High court OKs
library porn filters
Isle libraries say they will follow
the order to retain federal funds
The U.S. Supreme Court said yesterday the government can require public libraries to equip computers with anti-pornography filters, rejecting librarians' complaints that the law amounts to censorship.
More than 14 million people a year use public library computers, including many children, and the court said patrons of all ages were being exposed to unseemly sex sites on the Web.
Justices ruled that the government can withhold money from libraries that do not install blocking devices, even though the technology shuts off more than pornography.
"To the extent that libraries wish to offer unfiltered access, they are free to do so without federal assistance," the main ruling said.
The 6-3 ruling, although fractured, was the federal government's most significant legal victory in a seven-year effort to shield children from Internet smut.
Hawaii's public library system does not have filters on its Internet work stations. Instead, it allows parents to put an electronic block on their child's library card that prevents access to the Internet unless the child is assisted by a librarian.
"While we are disappointed that the justices did not take locally developed programs that allow parents to disallow their children's access to the Internet in libraries into account, the Hawaii State Public Library System is not prepared to give up our only federal funding sources," state Librarian Virginia Lowell said yesterday.
Hawaii library rules also prohibit the display of pornographic images. Anyone who violates the rule must stop using the computer and may be banned from the library if they fail to comply. In the first year of the program, there were just six reportable violations, three involving adults and three involving juveniles, Lowell said.
She said the library system will wait for further guidance from the Schools and Libraries Corp. and the Institute for Museum and Library Services, its sources of federal funds.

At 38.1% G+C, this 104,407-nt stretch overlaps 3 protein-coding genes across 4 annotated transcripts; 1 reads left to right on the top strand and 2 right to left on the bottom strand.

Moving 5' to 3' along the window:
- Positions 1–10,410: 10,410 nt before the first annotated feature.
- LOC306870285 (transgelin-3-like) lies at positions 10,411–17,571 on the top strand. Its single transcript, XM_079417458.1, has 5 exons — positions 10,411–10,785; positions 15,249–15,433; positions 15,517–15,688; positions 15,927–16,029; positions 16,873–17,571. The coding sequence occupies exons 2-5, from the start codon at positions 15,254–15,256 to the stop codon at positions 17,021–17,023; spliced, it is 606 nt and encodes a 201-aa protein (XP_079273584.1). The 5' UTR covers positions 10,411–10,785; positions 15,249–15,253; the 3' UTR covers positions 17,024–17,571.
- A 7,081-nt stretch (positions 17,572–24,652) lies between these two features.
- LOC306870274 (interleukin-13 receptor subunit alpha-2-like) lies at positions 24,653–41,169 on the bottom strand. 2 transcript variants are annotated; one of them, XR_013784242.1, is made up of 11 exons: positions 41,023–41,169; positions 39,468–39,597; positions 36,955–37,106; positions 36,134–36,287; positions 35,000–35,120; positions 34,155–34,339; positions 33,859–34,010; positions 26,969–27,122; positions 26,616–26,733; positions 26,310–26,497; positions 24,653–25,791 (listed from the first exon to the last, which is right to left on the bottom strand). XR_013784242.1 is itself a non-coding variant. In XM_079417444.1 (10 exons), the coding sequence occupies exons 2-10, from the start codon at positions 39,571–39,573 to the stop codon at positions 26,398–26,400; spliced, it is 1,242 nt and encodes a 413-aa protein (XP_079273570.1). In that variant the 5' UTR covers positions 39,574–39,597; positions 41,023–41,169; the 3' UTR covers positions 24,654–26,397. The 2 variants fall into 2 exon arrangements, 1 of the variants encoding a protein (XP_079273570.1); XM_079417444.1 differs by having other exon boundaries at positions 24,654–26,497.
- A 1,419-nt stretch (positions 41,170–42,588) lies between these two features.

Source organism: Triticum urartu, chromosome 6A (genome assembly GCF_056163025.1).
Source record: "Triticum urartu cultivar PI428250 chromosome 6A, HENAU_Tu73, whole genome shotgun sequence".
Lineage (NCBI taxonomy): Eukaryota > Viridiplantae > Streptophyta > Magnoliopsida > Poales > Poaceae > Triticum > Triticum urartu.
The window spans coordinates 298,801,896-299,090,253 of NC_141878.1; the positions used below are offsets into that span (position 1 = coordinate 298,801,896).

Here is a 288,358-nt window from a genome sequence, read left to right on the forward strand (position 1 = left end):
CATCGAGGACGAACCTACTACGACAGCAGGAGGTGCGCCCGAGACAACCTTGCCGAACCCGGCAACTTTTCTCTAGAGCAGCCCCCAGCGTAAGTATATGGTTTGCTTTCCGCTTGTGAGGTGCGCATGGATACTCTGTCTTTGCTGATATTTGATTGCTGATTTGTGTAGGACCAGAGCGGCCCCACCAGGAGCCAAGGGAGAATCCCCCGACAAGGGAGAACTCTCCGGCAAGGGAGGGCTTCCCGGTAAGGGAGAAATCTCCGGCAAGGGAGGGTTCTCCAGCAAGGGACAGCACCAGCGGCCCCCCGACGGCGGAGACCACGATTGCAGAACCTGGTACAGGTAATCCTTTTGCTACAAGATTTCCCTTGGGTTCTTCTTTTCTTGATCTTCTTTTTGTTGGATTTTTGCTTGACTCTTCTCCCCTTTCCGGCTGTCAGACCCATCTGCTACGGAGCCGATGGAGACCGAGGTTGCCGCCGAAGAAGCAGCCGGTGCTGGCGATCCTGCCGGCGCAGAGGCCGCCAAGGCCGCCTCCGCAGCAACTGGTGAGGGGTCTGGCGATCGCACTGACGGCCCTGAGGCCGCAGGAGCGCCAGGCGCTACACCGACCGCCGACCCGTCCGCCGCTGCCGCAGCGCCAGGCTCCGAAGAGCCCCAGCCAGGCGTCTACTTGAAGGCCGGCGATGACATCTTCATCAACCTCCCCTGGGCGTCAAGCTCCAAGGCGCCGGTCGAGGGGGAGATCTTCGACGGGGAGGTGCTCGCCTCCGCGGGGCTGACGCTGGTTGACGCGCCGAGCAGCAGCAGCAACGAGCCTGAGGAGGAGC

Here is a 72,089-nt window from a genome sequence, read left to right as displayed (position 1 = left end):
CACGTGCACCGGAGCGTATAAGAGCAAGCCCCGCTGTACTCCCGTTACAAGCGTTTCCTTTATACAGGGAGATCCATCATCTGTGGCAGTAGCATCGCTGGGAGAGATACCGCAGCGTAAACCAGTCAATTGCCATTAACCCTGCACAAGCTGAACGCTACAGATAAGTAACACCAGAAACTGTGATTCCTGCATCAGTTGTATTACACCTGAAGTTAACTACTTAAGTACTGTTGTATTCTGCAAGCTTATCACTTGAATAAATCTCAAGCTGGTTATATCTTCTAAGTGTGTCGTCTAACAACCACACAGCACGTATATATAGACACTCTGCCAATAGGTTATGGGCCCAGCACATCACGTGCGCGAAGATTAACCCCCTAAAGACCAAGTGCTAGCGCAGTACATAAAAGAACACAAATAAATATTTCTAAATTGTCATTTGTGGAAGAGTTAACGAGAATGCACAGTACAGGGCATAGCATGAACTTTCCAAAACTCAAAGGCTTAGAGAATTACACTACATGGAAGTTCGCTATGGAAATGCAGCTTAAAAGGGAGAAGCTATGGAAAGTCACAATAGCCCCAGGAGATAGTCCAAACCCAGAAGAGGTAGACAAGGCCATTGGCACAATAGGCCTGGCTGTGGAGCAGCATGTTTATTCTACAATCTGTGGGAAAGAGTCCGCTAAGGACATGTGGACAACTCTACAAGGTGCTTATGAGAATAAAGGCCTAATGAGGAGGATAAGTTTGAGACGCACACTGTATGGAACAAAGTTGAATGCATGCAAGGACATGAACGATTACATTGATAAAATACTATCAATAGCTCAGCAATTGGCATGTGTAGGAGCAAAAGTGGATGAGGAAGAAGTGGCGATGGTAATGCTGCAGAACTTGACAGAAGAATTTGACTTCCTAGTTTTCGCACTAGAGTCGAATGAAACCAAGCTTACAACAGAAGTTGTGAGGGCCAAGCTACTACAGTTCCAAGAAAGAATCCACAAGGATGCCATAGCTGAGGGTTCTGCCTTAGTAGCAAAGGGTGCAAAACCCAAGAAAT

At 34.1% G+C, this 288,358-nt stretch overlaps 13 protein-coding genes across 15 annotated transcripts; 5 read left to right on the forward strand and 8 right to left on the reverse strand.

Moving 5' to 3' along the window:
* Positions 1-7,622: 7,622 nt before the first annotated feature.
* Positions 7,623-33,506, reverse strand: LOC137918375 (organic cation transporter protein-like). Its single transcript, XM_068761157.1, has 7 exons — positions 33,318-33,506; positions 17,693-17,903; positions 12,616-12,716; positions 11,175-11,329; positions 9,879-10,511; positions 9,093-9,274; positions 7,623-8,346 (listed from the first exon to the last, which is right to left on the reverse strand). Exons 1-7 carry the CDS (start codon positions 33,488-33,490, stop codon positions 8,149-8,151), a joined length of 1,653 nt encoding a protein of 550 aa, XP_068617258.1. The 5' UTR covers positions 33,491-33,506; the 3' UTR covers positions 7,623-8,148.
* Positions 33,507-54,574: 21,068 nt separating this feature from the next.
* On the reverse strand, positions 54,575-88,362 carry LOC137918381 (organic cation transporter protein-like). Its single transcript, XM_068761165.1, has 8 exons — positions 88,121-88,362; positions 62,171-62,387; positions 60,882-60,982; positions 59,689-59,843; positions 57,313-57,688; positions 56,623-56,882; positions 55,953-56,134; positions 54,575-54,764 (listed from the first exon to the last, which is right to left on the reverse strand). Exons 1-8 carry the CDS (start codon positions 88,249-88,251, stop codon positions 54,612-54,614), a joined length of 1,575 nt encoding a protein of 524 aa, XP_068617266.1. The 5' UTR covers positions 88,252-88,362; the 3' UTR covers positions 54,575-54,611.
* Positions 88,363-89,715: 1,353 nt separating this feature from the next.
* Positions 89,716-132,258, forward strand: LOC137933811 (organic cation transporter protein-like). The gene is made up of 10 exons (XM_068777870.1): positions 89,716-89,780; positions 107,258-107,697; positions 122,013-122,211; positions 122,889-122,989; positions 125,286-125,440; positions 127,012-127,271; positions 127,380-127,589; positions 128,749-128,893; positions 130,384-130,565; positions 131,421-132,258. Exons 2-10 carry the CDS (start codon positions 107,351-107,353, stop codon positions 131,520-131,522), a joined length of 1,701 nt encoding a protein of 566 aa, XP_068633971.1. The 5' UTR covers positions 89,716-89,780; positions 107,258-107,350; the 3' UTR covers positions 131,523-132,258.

In the high court's decision, four justices said the law did not violate First Amendment free speech, and two others said it was allowable as long as libraries disable the filters for adult patrons who ask. The law does not specifically require the disabling.
"This is electronic book burning," said Seth Finkelstein, a Cambridge, Mass., computer programmer who is a leading expert on Internet filters. "The Supreme Court has ruled the secret censors may prevent you from reading what you want."
Judith Krug, with the American Library Association, predicted that many libraries would consider rejecting federal money rather than installing filters. "A substantial number of libraries will say it's not worth it," she said. "The fact that the librarian can flick a switch isn't going to change the stigma that's attached to it."
Chief Justice William Rehnquist said, "The Constitution does not guarantee the right to acquire information at a public library without any risk of embarrassment."
Libraries had argued that the technology blocks a vast amount of valuable information about science, medicine and other topics along with dirty pictures. Still, those that buck Congress to avoid that will face a hefty penalty; libraries have received about $1 billion since 1999 in technology subsidies.
Some library systems, such as the Los Angeles city library, already turn down the federal funds. Others, like the Seattle system, receive several hundred thousand dollars a year.
Congress has passed three anti-pornography laws since 1996. The Supreme Court struck down the first one, and the second was blocked by justices from taking effect. The first two laws were criminal statutes involving Web site operators.
The latest approach, in the 2000 law, shifted the focus to libraries dependent on federal money. Under the law, filters are required for all library users, not just children.
The case is United States vs. American Library Association, 02-361.
Star-Bulletin reporter Susan Essoyan and the Associated Press contributed to this report.